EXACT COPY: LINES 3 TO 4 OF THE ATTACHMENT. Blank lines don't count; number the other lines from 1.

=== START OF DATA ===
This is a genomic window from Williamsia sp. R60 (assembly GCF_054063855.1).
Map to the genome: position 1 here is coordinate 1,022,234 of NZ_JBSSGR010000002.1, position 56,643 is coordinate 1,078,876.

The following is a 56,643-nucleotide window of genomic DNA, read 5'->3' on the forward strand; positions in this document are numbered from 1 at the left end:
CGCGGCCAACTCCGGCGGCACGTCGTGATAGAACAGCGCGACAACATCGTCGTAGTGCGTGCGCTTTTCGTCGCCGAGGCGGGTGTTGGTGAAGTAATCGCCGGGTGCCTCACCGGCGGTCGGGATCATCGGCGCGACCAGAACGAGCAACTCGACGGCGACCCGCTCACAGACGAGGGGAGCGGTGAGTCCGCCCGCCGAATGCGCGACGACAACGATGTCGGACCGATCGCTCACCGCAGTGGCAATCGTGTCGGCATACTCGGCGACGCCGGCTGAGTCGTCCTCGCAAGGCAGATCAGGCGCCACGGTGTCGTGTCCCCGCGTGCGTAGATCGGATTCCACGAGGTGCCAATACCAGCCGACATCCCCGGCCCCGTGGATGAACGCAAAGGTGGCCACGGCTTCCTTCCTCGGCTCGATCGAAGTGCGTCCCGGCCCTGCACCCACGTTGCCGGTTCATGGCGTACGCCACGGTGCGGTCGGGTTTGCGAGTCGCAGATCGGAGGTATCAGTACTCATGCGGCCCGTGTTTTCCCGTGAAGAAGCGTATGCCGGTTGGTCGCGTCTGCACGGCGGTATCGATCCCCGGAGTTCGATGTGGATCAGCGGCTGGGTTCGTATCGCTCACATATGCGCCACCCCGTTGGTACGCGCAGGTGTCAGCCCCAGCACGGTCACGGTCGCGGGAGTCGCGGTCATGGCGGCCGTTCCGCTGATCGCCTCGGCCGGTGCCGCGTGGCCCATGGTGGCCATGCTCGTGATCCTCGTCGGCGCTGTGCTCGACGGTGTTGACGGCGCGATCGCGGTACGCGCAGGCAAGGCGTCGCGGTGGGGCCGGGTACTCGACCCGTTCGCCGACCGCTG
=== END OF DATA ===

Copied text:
The following is a 56,643-nucleotide window of genomic DNA, read 5'->3' on the forward strand; positions in this document are numbered from 1 at the left end:
CGCGGCCAACTCCGGCGGCACGTCGTGATAGAACAGCGCGACAACATCGTCGTAGTGCGTGCGCTTTTCGTCGCCGAGGCGGGTGTTGGTGAAGTAATCGCCGGGTGCCTCACCGGCGGTCGGGATCATCGGCGCGACCAGAACGAGCAACTCGACGGCGACCCGCTCACAGACGAGGGGAGCGGTGAGTCCGCCCGCCGAATGCGCGACGACAACGATGTCGGACCGATCGCTCACCGCAGTGGCAATCGTGTCGGCATACTCGGCGACGCCGGCTGAGTCGTCCTCGCAAGGCAGATCAGGCGCCACGGTGTCGTGTCCCCGCGTGCGTAGATCGGATTCCACGAGGTGCCAATACCAGCCGACATCCCCGGCCCCGTGGATGAACGCAAAGGTGGCCACGGCTTCCTTCCTCGGCTCGATCGAAGTGCGTCCCGGCCCTGCACCCACGTTGCCGGTTCATGGCGTACGCCACGGTGCGGTCGGGTTTGCGAGTCGCAGATCGGAGGTATCAGTACTCATGCGGCCCGTGTTTTCCCGTGAAGAAGCGTATGCCGGTTGGTCGCGTCTGCACGGCGGTATCGATCCCCGGAGTTCGATGTGGATCAGCGGCTGGGTTCGTATCGCTCACATATGCGCCACCCCGTTGGTACGCGCAGGTGTCAGCCCCAGCACGGTCACGGTCGCGGGAGTCGCGGTCATGGCGGCCGTTCCGCTGATCGCCTCGGCCGGTGCCGCGTGGCCCATGGTGGCCATGCTCGTGATCCTCGTCGGCGCTGTGCTCGACGGTGTTGACGGCGCGATCGCGGTACGCGCAGGCAAGGCGTCGCGGTGGGGCCGGGTACTCGACCCGTTCGCCGACCGCTG